Ensuring responsible gaming is a high priority for lotteries around the world. Norsk Tipping, Norway’s national lottery, has a clear mandate to act to prevent the negative consequences of gambling. As such, it is taking diverse steps towards achieving a safe and responsible environment for players. One of these is to use Playscan, a risk-monitoring tool for players to measure the likelihood that they will develop gambling problems.
In 2021, the Playscan Index indicated an overall healthier gaming behavior than in the previous year, demonstrating that the different actions taken to strengthen the prevention of gambling issues are working.
In an interview, Tanja Sveen, Senior Adviser for Responsible Gaming at Norsk Tipping, discussed the development of SpillePuls or Play Pulse – a digital, personal dialogue interaction, designed to prevent and reduce at-risk or problem gambling.
What is SpillePuls?
SpillePuls digital dialogue interaction aims to raise customer awareness of gambling habits and spending, create reflection, and motivate players to take action to moderate further gaming habits – if needed. Taking the example of an increase in play intensity, if a player increases his or her loss, then the objective becomes to create awareness of this increase, by getting the player to think about it and do something positive to address it, such as setting a lower personal limit.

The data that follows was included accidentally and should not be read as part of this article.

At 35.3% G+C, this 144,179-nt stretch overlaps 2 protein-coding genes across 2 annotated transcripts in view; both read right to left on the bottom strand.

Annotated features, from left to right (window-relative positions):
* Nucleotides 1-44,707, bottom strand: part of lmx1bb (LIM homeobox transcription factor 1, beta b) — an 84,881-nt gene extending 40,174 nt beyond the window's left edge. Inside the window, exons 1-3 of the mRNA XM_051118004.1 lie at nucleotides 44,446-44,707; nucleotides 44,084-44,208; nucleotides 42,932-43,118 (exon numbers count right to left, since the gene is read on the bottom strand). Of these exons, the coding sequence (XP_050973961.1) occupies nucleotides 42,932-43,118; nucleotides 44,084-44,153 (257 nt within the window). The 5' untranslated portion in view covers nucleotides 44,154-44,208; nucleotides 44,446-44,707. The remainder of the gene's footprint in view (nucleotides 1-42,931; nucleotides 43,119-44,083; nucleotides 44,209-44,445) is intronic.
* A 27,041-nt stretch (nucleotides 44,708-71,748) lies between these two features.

We are lucky because in Norway, all of our customers (2.2 million) have been registered and fully identified for a long time. Our work has benefitted greatly from access to this rich player personal data and transaction history, which is also available for us to use in real time.
How have you developed the digital dialogue?
We began by using research and data analysis to identify a broad range of behavioral markers or events that can happen during play, which we know can lead to at-risk or gambling problems. Some examples of events are an increase in spending, or the amount of time spent playing.
We interviewed customers and internal resources in our games departments and considered external research, to get an understanding of the target groups and to be able to set objectives and create a rule set. For instance, if you are a young player who has lost a certain amount of money playing online casino games, you will need to take a particular action. The rule sets are embedded in the customer journey, on the website and in the app, so that when customers log in, a dialogue will pop up, depending on what they do. Some of the actions that the customer can take include reducing play time and spending limits, taking breaks or doing a self-assessment quiz.